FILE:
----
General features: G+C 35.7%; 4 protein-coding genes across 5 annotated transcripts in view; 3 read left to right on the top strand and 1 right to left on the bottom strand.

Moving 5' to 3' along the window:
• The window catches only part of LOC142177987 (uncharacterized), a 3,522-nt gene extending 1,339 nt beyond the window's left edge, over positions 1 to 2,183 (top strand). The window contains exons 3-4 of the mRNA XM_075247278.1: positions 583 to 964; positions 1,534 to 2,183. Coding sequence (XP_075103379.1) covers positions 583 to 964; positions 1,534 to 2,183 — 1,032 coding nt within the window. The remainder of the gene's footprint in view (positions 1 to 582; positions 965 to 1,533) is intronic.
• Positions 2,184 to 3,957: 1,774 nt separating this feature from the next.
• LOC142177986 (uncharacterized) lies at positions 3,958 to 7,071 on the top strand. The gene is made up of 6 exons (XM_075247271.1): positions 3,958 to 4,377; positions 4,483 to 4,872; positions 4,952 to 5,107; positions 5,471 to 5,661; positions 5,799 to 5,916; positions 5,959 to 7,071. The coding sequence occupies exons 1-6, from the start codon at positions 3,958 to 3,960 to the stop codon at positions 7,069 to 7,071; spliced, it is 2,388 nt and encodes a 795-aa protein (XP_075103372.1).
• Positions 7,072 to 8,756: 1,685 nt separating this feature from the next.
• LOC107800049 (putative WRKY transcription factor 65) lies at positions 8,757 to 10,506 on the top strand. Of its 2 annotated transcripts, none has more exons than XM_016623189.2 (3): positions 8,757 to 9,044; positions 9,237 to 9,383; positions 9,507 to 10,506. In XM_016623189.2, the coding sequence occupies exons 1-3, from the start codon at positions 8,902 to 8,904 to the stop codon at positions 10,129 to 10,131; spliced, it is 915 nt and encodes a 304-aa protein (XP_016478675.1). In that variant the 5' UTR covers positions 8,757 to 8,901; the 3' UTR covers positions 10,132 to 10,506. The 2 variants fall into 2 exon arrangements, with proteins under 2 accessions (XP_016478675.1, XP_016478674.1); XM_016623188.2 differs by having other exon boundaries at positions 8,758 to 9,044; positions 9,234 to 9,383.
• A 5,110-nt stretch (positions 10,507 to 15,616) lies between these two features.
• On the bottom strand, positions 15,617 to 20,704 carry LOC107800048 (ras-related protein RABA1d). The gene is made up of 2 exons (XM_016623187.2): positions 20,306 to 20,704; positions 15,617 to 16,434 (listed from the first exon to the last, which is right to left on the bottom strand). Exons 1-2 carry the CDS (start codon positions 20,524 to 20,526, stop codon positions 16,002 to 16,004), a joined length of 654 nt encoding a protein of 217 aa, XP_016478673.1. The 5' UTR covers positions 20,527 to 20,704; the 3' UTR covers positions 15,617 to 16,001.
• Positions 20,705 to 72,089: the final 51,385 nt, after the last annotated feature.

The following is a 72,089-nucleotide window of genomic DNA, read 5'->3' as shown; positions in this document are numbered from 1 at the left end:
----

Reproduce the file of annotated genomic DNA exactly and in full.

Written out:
General features: G+C 35.7%; 4 protein-coding genes across 5 annotated transcripts in view; 3 read left to right on the top strand and 1 right to left on the bottom strand.

Moving 5' to 3' along the window:
• The window catches only part of LOC142177987 (uncharacterized), a 3,522-nt gene extending 1,339 nt beyond the window's left edge, over positions 1 to 2,183 (top strand). The window contains exons 3-4 of the mRNA XM_075247278.1: positions 583 to 964; positions 1,534 to 2,183. Coding sequence (XP_075103379.1) covers positions 583 to 964; positions 1,534 to 2,183 — 1,032 coding nt within the window. The remainder of the gene's footprint in view (positions 1 to 582; positions 965 to 1,533) is intronic.
• Positions 2,184 to 3,957: 1,774 nt separating this feature from the next.
• LOC142177986 (uncharacterized) lies at positions 3,958 to 7,071 on the top strand. The gene is made up of 6 exons (XM_075247271.1): positions 3,958 to 4,377; positions 4,483 to 4,872; positions 4,952 to 5,107; positions 5,471 to 5,661; positions 5,799 to 5,916; positions 5,959 to 7,071. The coding sequence occupies exons 1-6, from the start codon at positions 3,958 to 3,960 to the stop codon at positions 7,069 to 7,071; spliced, it is 2,388 nt and encodes a 795-aa protein (XP_075103372.1).
• Positions 7,072 to 8,756: 1,685 nt separating this feature from the next.
• LOC107800049 (putative WRKY transcription factor 65) lies at positions 8,757 to 10,506 on the top strand. Of its 2 annotated transcripts, none has more exons than XM_016623189.2 (3): positions 8,757 to 9,044; positions 9,237 to 9,383; positions 9,507 to 10,506. In XM_016623189.2, the coding sequence occupies exons 1-3, from the start codon at positions 8,902 to 8,904 to the stop codon at positions 10,129 to 10,131; spliced, it is 915 nt and encodes a 304-aa protein (XP_016478675.1). In that variant the 5' UTR covers positions 8,757 to 8,901; the 3' UTR covers positions 10,132 to 10,506. The 2 variants fall into 2 exon arrangements, with proteins under 2 accessions (XP_016478675.1, XP_016478674.1); XM_016623188.2 differs by having other exon boundaries at positions 8,758 to 9,044; positions 9,234 to 9,383.
• A 5,110-nt stretch (positions 10,507 to 15,616) lies between these two features.
• On the bottom strand, positions 15,617 to 20,704 carry LOC107800048 (ras-related protein RABA1d). The gene is made up of 2 exons (XM_016623187.2): positions 20,306 to 20,704; positions 15,617 to 16,434 (listed from the first exon to the last, which is right to left on the bottom strand). Exons 1-2 carry the CDS (start codon positions 20,524 to 20,526, stop codon positions 16,002 to 16,004), a joined length of 654 nt encoding a protein of 217 aa, XP_016478673.1. The 5' UTR covers positions 20,527 to 20,704; the 3' UTR covers positions 15,617 to 16,001.
• Positions 20,705 to 72,089: the final 51,385 nt, after the last annotated feature.

The following is a 72,089-nucleotide window of genomic DNA, read 5'->3' as shown; positions in this document are numbered from 1 at the left end: